Nearly a year ago (last October 11, 2013), I published the following post on my previous blog. Today during a the Q & A portion of a fabulous lecture given by Dr. Willie Jennings (Duke Divinity School), a stranger from the audience stood up to sermonize (rather than ask a question) and much of what he said betrayed the sort of thinking I discuss below. So, I thought it would be a good thing to share again. Enjoy.
Few writings have shaped orthodox Christian doctrine or the popular Christian imagination as much as the Gospel of John and its story of an enfleshed God who stepped down from heaven to do the Father’s will. Apart from John’s presentation of Jesus, it is difficult to imagine Chalcedon ever happening. And if you have been exposed to much teaching or preaching within contemporary Christianity, you have no doubt heard language and themes drawn largely from the Gospel of John. (I often tell my students that John, along with Paul’s letter to the Romans, are the two most foundational NT writings shaping both early doctrinal developments and the current American Christian ethos).
Against the backdrop of John’s importance within contemporary American Christianity, I see a significant problem which goes largely undiagnosed. One characteristic feature of John’s Gospel is its use of dualistic language to tell the story of Jesus. We see this from the beginning of the narrative: the Word is the “light of humanity” which “darkness” has not overcome (1:5). Jesus is “from above” and he has entered the realm “below” to fulfill his mission. Were we to draw the picture comprehensively, we would have to look at the language of truth v. falsehood (also present in the Epistles of John); flesh v. spirit, and on and on. In my opinion, this sort of language is often swept uncritically into the Christian lexicon without the necessary attention given to the rest of the NT which, by and large, does not work in such extremes. A simple comparison of Jesus’ teaching in John with his teaching in the Synoptics will easily support this point. So here’s the undiagnosed problem as I see it:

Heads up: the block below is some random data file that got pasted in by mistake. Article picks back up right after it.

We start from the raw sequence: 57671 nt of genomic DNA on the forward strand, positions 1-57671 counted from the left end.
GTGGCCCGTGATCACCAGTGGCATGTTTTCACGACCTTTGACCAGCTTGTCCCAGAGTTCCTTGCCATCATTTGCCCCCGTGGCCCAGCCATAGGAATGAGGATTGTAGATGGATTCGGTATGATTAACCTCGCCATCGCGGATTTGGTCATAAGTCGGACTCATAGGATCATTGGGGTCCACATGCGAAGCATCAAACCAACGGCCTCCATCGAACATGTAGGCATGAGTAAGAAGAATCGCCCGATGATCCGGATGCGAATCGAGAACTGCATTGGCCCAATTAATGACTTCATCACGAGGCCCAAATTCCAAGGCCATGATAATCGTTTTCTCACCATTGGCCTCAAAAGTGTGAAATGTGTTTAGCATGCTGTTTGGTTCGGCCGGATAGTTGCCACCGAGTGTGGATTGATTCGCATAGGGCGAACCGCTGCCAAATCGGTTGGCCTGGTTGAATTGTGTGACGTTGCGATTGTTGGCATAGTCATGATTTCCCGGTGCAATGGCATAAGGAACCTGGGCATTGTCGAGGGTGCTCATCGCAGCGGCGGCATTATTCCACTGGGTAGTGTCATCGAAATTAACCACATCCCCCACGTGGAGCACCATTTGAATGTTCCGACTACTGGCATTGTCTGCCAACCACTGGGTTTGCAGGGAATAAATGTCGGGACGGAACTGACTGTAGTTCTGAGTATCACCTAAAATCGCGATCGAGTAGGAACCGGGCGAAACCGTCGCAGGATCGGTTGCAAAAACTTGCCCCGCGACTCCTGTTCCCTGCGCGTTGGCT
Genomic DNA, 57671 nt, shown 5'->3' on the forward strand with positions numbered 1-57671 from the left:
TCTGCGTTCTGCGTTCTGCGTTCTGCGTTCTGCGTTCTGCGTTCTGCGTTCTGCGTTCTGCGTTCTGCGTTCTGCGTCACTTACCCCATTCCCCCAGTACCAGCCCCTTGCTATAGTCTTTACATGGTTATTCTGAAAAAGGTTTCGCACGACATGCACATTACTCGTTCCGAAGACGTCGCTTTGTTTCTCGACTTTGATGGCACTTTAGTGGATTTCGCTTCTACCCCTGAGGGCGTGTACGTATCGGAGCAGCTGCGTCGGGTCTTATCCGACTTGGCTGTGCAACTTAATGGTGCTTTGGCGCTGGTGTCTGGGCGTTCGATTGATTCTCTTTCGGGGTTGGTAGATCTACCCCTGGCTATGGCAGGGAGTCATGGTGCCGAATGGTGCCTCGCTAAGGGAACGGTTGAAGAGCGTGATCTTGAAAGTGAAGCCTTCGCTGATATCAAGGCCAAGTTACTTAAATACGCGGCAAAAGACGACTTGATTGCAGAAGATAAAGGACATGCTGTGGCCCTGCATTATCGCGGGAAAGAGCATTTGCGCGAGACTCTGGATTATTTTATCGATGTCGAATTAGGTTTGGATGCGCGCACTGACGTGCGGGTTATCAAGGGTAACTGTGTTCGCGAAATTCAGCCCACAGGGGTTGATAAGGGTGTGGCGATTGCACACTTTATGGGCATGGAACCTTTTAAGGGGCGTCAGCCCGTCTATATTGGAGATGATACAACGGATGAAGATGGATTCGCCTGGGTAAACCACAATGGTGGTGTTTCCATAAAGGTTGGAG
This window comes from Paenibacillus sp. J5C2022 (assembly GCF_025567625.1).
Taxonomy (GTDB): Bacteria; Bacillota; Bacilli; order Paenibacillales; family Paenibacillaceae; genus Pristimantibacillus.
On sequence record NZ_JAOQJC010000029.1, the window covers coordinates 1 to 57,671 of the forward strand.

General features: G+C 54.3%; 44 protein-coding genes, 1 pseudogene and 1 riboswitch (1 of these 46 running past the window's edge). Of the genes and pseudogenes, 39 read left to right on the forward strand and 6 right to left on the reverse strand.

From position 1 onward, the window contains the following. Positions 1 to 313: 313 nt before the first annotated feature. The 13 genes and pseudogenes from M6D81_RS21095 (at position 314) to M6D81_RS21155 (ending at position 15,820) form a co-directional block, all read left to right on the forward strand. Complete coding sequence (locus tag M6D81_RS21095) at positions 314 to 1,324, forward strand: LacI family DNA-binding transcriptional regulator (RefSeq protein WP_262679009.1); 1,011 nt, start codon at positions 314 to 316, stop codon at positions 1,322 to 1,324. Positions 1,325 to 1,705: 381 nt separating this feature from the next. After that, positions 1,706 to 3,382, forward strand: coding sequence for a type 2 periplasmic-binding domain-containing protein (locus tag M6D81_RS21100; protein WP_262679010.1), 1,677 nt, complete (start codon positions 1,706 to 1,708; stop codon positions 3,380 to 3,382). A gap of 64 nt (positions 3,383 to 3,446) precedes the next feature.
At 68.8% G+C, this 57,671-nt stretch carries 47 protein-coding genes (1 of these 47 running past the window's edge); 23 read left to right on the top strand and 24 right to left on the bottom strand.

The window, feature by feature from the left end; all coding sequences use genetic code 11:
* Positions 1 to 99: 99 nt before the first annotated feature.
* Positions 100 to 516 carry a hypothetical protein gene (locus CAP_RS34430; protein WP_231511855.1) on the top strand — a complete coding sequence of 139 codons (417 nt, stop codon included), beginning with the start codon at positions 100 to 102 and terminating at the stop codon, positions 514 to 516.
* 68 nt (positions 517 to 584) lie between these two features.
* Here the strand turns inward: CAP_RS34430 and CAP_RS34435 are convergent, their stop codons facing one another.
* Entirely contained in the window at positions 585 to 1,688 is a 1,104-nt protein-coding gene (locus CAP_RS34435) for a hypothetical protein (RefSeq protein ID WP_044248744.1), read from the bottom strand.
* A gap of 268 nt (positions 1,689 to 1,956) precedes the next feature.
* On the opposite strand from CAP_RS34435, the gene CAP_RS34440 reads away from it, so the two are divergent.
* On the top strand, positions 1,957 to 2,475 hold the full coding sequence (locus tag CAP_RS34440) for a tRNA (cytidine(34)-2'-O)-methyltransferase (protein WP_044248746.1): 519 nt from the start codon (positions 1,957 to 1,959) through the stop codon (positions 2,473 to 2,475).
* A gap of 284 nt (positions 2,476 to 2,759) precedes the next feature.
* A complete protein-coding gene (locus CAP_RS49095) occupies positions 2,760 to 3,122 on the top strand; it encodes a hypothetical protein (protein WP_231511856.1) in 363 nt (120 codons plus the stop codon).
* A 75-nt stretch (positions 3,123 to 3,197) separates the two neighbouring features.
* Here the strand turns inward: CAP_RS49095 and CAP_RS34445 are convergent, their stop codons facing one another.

Given the Gospel’s influence, many Christians are led to the uncritical stance that the external world is to be regarded in the same extremes we see in John’s story of Jesus. And in my experience, this also creates an ethical dualism in which individuals are only able to conceive of ideas or proffer opinions rooted in right v. wrong, good v. evil, black v. white, or whatever dualism you prefer. This creates an imbalance in which Johannine ethics become the dominant way of thinking about the world and people. (I can already hear some of my colleagues objecting that this statement is ironic since there has been much discussion over whether there is any such thing as ethical material in the Gospel; I think there is by the way). This sort of either/or thinking is dangerous in virtually every area of discussion, but I think it has the potential to be even more destructive in the context of current American political discourse. Despite a common insistence that there is or should be a “separation of church and state,” we can all see that religion and politics are inextricably intertwined in this country (for more, see here and here).
Political discourse in the US needs no help thinking in such extremes, but the introduction of Christian language in current political squabbles only serves to confirm my suspicion that American Christians are thinking too much like John’s Jesus and not enough like the Jesus-mosaic we get through a balanced reading of the entire New Testament. Left unchecked and devoid of nuance, an acceptance of the ethics of John is not only dangerous, but potentially destructive for the American church and much of our political discourse.